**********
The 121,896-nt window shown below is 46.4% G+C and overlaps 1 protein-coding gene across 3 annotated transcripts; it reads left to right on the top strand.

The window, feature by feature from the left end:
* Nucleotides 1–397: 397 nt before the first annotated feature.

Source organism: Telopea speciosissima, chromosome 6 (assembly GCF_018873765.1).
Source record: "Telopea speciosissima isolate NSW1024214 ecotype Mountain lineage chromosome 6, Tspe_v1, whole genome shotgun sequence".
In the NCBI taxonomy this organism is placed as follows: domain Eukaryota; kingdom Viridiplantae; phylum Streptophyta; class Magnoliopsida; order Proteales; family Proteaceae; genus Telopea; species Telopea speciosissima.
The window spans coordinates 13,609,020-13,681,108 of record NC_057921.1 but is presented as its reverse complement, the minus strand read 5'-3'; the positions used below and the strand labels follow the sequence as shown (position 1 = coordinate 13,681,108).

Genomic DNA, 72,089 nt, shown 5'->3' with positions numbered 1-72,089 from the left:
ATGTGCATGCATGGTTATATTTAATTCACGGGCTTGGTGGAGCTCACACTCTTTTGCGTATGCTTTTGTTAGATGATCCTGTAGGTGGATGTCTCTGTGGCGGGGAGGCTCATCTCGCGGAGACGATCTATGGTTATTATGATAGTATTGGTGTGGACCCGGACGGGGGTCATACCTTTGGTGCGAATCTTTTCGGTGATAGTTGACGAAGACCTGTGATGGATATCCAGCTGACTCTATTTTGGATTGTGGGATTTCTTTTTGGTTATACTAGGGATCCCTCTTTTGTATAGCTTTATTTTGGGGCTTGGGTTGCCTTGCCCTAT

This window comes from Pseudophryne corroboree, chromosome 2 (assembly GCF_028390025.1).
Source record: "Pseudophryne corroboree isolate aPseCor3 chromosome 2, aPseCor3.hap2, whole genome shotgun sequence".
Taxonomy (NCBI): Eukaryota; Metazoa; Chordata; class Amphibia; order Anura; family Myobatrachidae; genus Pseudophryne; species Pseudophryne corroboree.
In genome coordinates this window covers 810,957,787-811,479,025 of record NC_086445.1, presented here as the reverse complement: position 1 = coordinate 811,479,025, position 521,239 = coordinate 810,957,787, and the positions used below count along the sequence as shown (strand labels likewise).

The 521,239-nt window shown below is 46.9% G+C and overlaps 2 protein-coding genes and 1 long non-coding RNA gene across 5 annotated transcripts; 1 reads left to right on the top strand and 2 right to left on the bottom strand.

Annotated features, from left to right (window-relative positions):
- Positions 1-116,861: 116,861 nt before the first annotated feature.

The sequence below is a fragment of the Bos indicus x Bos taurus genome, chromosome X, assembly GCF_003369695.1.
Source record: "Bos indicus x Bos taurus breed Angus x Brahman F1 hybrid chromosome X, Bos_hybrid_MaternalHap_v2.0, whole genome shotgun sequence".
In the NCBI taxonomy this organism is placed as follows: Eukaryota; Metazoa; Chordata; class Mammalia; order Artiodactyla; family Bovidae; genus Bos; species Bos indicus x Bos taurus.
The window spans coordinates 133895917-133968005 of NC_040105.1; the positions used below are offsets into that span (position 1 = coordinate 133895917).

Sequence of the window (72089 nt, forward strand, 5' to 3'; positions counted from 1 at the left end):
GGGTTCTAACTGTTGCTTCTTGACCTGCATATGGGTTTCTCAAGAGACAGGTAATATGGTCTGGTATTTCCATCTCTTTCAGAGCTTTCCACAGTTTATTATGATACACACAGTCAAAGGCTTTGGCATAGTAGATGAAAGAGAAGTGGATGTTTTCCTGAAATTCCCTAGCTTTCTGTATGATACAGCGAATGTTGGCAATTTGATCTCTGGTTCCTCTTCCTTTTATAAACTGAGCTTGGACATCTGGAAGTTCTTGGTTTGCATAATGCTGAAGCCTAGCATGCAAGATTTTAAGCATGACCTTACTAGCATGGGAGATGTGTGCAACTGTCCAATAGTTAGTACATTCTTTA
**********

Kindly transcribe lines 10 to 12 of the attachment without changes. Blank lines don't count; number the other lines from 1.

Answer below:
This window comes from Pseudophryne corroboree, chromosome 2 (assembly GCF_028390025.1).
Source record: "Pseudophryne corroboree isolate aPseCor3 chromosome 2, aPseCor3.hap2, whole genome shotgun sequence".
Taxonomy (NCBI): Eukaryota; Metazoa; Chordata; class Amphibia; order Anura; family Myobatrachidae; genus Pseudophryne; species Pseudophryne corroboree.